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Feeling “cared for” at work is a key driver of employee holistic health and happiness, which are strongly connected to productivity, loyalty and job satisfaction, according to MetLife’s 21st annual U.S. Employee Benefit Trends Study (EBTS). Yet nearly half of employees (42 percent) don’t feel cared for by their employers.

The report notes that “care” refers to employers’ genuine demonstration of interest in employees’ overall well-being—both at work and outside of work. It builds from a foundation of fair compensation and a safe work environment to incorporate employees’ sense that the organization recognizes their contributions and acknowledges their unique needs as individuals.

The study found that employees who don’t feel cared for are 65 percent less likely to feel a sense of belonging at work and 72 percent less likely to feel valued by their employers. This, in turn, has a measurable impact on organizational performance: among employees who don’t feel cared for at work, only 45 percent are engaged, 58 percent are productive and 54 percent are loyal (versus 87 percent, 90 percent and 89 percent, respectively).

Meanwhile, employees who feel cared for are 92 percent more likely to feel engaged at work, 65 percent more likely to be loyal and 56 percent more likely to be productive.

The study also revealed a 69 percent job satisfaction rate in 2023—tied with 2020 as the second-lowest rate since 2013. This is up slightly from 66 percent in 2022, which was the lowest in the 20-year history of the MetLife Employee Benefit Trends Study. Employee loyalty shows a similar downward trend across several years; this year’s increase to 74 percent contrasts with the drop from the peak of 80 percent in 2018 to the low of 70 percent in 2022.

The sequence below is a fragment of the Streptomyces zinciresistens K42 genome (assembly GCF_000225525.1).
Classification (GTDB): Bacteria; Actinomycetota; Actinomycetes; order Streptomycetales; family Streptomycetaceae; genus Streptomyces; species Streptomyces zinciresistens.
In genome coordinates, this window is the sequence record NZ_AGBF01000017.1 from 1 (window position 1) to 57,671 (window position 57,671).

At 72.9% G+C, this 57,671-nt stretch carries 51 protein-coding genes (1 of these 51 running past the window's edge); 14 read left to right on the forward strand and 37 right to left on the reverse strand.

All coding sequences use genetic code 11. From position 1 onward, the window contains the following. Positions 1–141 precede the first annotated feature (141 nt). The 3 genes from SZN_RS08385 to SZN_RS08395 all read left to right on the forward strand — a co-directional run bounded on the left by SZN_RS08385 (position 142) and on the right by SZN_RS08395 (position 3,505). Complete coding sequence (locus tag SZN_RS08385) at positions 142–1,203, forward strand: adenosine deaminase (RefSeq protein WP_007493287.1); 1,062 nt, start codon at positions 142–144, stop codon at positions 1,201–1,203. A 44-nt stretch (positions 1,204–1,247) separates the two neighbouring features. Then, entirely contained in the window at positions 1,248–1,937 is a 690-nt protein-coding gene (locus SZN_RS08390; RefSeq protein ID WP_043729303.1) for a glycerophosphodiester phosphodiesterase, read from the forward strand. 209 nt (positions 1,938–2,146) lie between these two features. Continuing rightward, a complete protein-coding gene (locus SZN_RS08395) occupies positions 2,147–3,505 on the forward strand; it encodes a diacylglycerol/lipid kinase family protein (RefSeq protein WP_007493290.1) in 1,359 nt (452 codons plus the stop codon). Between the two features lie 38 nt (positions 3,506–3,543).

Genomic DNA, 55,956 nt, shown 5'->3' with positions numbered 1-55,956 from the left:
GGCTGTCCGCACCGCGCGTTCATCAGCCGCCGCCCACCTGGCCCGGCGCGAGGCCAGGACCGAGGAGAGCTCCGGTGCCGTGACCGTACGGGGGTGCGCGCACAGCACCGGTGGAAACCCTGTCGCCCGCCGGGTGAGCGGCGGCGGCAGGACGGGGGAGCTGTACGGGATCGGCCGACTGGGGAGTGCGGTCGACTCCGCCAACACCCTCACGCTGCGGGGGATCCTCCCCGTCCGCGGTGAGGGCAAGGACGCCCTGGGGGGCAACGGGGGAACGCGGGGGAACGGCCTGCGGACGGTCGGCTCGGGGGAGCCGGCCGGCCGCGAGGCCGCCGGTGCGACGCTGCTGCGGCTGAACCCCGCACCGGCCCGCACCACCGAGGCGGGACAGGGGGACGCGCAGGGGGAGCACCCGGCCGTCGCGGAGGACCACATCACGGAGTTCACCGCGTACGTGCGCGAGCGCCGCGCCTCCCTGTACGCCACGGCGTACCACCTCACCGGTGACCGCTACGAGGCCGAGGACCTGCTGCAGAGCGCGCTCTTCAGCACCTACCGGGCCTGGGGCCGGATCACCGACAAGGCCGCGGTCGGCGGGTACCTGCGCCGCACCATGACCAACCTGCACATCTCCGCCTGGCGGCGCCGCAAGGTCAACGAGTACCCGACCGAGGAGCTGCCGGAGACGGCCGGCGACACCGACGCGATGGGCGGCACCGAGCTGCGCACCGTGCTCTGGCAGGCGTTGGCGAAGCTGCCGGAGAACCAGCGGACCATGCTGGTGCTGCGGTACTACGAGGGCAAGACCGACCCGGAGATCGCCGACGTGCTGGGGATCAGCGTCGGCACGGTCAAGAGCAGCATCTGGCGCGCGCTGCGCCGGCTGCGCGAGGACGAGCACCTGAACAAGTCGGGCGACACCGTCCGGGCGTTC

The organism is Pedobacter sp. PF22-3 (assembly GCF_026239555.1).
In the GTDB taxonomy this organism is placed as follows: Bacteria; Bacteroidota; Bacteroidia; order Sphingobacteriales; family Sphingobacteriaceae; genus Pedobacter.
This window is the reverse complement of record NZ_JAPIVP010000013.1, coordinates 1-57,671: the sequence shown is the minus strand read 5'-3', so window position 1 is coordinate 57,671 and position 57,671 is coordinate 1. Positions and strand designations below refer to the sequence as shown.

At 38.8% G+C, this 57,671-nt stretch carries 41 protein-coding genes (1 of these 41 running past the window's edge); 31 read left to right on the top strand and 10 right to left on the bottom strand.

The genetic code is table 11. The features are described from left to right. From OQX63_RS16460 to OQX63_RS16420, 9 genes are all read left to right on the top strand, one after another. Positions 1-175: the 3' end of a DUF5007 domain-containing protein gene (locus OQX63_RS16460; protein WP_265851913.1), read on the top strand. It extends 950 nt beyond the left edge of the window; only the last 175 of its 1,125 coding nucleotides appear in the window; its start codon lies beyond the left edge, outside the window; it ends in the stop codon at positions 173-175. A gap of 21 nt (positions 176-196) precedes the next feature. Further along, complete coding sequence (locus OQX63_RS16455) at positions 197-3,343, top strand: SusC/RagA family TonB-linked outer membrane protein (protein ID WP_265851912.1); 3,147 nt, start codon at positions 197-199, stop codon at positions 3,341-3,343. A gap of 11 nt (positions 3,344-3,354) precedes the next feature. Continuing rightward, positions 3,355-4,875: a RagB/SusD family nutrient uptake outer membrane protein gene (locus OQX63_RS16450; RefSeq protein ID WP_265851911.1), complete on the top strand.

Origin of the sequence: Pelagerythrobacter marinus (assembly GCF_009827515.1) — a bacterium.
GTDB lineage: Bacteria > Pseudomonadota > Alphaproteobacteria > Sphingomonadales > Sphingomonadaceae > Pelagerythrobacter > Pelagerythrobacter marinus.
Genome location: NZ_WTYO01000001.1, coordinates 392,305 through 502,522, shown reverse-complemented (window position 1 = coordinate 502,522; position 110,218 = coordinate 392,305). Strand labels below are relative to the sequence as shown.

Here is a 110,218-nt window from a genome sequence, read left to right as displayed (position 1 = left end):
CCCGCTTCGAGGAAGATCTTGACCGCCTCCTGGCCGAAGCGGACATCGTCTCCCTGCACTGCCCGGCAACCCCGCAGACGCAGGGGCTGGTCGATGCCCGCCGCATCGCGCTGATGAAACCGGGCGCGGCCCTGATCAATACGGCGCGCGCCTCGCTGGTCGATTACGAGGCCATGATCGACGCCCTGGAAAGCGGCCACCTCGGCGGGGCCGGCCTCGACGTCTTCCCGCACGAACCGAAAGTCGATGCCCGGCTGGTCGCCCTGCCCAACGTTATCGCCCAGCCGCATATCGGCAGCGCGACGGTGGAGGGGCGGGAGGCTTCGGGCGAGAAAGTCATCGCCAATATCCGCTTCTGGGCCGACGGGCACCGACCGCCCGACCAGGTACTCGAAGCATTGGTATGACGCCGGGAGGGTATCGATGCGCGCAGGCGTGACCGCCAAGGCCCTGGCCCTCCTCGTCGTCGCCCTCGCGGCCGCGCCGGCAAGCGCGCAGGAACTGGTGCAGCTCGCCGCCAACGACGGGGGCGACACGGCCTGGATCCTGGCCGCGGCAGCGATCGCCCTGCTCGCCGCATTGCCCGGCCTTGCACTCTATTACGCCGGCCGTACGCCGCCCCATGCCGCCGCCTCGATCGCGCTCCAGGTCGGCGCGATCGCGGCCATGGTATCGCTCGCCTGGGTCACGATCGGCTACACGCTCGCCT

Care should be demonstrated across each aspect of the employee experience: culture, purposeful work, flexibility, benefits, career development and compensation. The study found that different groups prioritize certain aspects over others. For example, women are more concerned with safety and comfort in the work environment and more support from managers; Gen Z wants their employer to take action on environmental, social and political issues.

“Our research shows care is not only a differentiated driver of the employee experience but also a proven workplace metric to measure employer outcomes,” said Todd Katz, executive vice president, Group Benefits at MetLife, in a statement. “As the economy and labor market remain volatile and workplace trends fluctuate, employers can’t afford to overlook employee care. When organizations genuinely demonstrate employee care, they are much more likely to weather macro challenges effectively and rise to the top for current employees and job seekers alike.”

Research Methodology

MetLife’s 21st Annual U.S. Employee Benefit Trends Study was conducted in November 2022 and consists of two distinct studies fielded by Rainmakers CSI – a global strategy, insight and planning consultancy. The employer survey includes 2,840 interviews with benefits decision-makers and influencers at companies with at least two employees. The employee survey consists of 2,884 interviews with full-time employees, ages 21 and over, at companies with at least two employees.